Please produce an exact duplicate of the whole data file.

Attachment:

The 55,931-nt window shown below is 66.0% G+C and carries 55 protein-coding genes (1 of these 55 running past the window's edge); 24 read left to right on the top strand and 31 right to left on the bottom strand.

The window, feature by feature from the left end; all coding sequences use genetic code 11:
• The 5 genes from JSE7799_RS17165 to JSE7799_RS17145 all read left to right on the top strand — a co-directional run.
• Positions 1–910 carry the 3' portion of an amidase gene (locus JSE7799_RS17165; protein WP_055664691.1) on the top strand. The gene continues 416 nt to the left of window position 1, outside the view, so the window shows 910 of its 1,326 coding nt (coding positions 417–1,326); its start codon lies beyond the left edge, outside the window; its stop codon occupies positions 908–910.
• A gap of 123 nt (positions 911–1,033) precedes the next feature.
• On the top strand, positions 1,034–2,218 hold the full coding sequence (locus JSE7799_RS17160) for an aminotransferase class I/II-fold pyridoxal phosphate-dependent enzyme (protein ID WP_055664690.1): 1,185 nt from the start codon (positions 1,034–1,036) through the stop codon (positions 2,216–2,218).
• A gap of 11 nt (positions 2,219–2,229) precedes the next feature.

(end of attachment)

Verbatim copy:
The 55,931-nt window shown below is 66.0% G+C and carries 55 protein-coding genes (1 of these 55 running past the window's edge); 24 read left to right on the top strand and 31 right to left on the bottom strand.

The window, feature by feature from the left end; all coding sequences use genetic code 11:
• The 5 genes from JSE7799_RS17165 to JSE7799_RS17145 all read left to right on the top strand — a co-directional run.
• Positions 1–910 carry the 3' portion of an amidase gene (locus JSE7799_RS17165; protein WP_055664691.1) on the top strand. The gene continues 416 nt to the left of window position 1, outside the view, so the window shows 910 of its 1,326 coding nt (coding positions 417–1,326); its start codon lies beyond the left edge, outside the window; its stop codon occupies positions 908–910.
• A gap of 123 nt (positions 911–1,033) precedes the next feature.
• On the top strand, positions 1,034–2,218 hold the full coding sequence (locus JSE7799_RS17160) for an aminotransferase class I/II-fold pyridoxal phosphate-dependent enzyme (protein ID WP_055664690.1): 1,185 nt from the start codon (positions 1,034–1,036) through the stop codon (positions 2,216–2,218).
• A gap of 11 nt (positions 2,219–2,229) precedes the next feature.